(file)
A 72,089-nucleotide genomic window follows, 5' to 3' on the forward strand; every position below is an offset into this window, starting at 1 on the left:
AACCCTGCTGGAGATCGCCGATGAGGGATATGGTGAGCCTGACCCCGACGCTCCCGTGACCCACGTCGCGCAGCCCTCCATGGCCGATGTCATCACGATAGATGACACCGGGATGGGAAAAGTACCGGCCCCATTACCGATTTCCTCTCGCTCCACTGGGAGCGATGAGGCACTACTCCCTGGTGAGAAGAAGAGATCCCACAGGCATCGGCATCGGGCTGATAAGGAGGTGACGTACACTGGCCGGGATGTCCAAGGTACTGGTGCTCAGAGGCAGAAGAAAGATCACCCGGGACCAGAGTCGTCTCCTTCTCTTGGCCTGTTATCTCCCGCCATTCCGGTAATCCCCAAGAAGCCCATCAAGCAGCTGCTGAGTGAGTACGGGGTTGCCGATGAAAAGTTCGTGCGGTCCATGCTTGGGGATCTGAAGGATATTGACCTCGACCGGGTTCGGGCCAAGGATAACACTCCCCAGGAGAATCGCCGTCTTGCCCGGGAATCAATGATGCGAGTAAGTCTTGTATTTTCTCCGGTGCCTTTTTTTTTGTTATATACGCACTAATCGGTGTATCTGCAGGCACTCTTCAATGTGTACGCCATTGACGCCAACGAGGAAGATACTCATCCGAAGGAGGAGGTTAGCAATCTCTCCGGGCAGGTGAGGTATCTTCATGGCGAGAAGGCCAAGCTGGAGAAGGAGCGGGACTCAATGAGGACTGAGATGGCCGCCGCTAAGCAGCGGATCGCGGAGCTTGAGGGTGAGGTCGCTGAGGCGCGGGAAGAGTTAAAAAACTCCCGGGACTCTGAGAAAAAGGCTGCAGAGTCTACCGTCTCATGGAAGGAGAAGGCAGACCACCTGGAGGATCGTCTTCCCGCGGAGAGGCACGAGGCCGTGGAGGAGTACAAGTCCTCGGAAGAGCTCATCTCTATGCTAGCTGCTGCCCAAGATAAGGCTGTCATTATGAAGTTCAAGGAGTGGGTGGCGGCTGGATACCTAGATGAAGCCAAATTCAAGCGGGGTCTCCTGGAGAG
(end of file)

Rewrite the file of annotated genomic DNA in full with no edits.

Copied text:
A 72,089-nucleotide genomic window follows, 5' to 3' on the forward strand; every position below is an offset into this window, starting at 1 on the left:
AACCCTGCTGGAGATCGCCGATGAGGGATATGGTGAGCCTGACCCCGACGCTCCCGTGACCCACGTCGCGCAGCCCTCCATGGCCGATGTCATCACGATAGATGACACCGGGATGGGAAAAGTACCGGCCCCATTACCGATTTCCTCTCGCTCCACTGGGAGCGATGAGGCACTACTCCCTGGTGAGAAGAAGAGATCCCACAGGCATCGGCATCGGGCTGATAAGGAGGTGACGTACACTGGCCGGGATGTCCAAGGTACTGGTGCTCAGAGGCAGAAGAAAGATCACCCGGGACCAGAGTCGTCTCCTTCTCTTGGCCTGTTATCTCCCGCCATTCCGGTAATCCCCAAGAAGCCCATCAAGCAGCTGCTGAGTGAGTACGGGGTTGCCGATGAAAAGTTCGTGCGGTCCATGCTTGGGGATCTGAAGGATATTGACCTCGACCGGGTTCGGGCCAAGGATAACACTCCCCAGGAGAATCGCCGTCTTGCCCGGGAATCAATGATGCGAGTAAGTCTTGTATTTTCTCCGGTGCCTTTTTTTTTGTTATATACGCACTAATCGGTGTATCTGCAGGCACTCTTCAATGTGTACGCCATTGACGCCAACGAGGAAGATACTCATCCGAAGGAGGAGGTTAGCAATCTCTCCGGGCAGGTGAGGTATCTTCATGGCGAGAAGGCCAAGCTGGAGAAGGAGCGGGACTCAATGAGGACTGAGATGGCCGCCGCTAAGCAGCGGATCGCGGAGCTTGAGGGTGAGGTCGCTGAGGCGCGGGAAGAGTTAAAAAACTCCCGGGACTCTGAGAAAAAGGCTGCAGAGTCTACCGTCTCATGGAAGGAGAAGGCAGACCACCTGGAGGATCGTCTTCCCGCGGAGAGGCACGAGGCCGTGGAGGAGTACAAGTCCTCGGAAGAGCTCATCTCTATGCTAGCTGCTGCCCAAGATAAGGCTGTCATTATGAAGTTCAAGGAGTGGGTGGCGGCTGGATACCTAGATGAAGCCAAATTCAAGCGGGGTCTCCTGGAGAG